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319th Fighter Interceptor Training Squadron

The 319th Fighter Interceptor Training Squadron is an inactive United States Air Force unit. Its last assignment was with Aerospace Defense Command's Interceptor Weapons School at Tyndall Air Force Base, Florida, where it was inactivated on 30 November 1977.

319th Fighter Interceptor Training Squadron
319th Fighter-Interceptor Squadron-F-106-58-0788.jpg
319th Fighter-Interceptor Squadron F-106 Delta Dart at Malmstrom AFB[note 1]
Active1942–1945; 1947-1969; 1971-1972; 1975-1977
Country United States
Branch United States Air Force
RoleFighter Interceptor Training
Motto(s)We Get Ours at Night
  • European-African-Middle Eastern Campaign Streamer.jpg
    World War II EAME Theatre
  • Korean Service Medal - Streamer.png
    Korean War
  • Streamer PUC Army.PNG
    Distinguished Unit Citation (2x)
  • Streamer KPUC.PNG
    Republic of Korea Presidential Unit Citation
319th Fighter-Interceptor Squadron emblem (approved 28 May 1957)[1]319th Fighter-Interceptor Squadron - Emblem.jpg
319th Fighter Squadron emblem[2]319 Fighter Sq emblem.png


World War IIEdit

It was established in mid-1942 as a fighter squadron, and trained under I Fighter Command primarily in the northeast with Republic P-47 Thunderbolts. It was deployed to the Mediterranean Theater of Operations in Algeria, and took part in the North African Campaign supporting the United States Fifth Army's advance with tactical air support. It attacked enemy armored columns, troop concentrations, road transport, bridges and other targets of opportunity. It also flew combat missions over Sicily from airfields in Tunisia, supporting the Allied ground forces in the liberation of the island. The squadron was moved to Italy in late 1943 and continued tactical operations as part of Twelfth Air Force. It supported the Fifth Army as it advanced into central and northern Italy during the Italian Campaign. It was re-equipped with North American P-51D Mustangs in 1944. It continued combat operations until the German capitulation, and demobilized in northern Italy during the summer of 1945. It was inactivated in October.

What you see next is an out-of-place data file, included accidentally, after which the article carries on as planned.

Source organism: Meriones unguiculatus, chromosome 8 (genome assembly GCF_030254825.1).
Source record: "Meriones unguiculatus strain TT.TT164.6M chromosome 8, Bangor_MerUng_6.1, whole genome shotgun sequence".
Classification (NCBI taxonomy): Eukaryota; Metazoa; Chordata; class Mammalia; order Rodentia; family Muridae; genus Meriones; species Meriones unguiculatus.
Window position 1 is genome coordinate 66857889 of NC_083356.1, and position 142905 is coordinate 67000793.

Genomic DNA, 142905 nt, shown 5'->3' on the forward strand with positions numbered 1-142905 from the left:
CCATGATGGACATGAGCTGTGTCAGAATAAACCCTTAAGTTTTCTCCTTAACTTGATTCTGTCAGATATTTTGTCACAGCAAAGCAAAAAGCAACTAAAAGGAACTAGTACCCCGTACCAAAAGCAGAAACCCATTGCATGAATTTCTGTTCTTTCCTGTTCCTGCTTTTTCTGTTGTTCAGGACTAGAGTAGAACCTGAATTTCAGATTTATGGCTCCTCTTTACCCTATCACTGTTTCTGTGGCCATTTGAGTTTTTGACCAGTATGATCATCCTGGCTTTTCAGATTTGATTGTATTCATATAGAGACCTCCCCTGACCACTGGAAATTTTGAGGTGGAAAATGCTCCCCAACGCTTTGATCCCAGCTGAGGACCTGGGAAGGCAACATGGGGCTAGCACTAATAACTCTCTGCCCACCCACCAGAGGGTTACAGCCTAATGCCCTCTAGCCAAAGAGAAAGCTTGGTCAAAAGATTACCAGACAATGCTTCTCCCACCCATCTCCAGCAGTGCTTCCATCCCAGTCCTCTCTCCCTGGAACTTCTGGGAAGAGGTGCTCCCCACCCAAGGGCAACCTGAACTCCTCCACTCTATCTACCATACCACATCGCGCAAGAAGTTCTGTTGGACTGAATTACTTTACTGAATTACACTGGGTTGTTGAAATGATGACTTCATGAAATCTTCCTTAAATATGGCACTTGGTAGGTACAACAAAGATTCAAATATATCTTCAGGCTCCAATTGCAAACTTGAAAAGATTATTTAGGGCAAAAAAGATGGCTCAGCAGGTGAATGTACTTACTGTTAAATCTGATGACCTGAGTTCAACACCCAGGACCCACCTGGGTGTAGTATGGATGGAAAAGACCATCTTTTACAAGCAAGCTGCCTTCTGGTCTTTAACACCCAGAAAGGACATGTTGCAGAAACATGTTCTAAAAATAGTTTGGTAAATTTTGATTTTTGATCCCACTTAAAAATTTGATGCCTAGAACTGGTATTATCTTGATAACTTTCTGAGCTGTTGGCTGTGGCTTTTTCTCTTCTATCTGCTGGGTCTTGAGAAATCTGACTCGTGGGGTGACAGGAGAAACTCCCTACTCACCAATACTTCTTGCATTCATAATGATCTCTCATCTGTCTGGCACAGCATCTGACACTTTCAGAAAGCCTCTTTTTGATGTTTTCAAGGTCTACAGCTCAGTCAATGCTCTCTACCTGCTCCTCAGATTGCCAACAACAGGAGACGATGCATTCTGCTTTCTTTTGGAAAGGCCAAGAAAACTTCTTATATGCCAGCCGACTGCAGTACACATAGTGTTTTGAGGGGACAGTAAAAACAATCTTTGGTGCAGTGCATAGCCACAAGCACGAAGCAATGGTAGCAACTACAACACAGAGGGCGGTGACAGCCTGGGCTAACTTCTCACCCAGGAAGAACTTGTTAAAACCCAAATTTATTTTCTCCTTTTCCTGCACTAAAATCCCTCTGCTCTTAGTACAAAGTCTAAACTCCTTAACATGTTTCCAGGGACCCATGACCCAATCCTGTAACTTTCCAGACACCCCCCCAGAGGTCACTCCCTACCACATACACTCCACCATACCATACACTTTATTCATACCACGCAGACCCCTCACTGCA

Air Defense OperationsEdit

Panama and early West CoastEdit

319th Fighter All Weather Squadron F-82F Twin Mustang at Moses Lake AFB[note 2]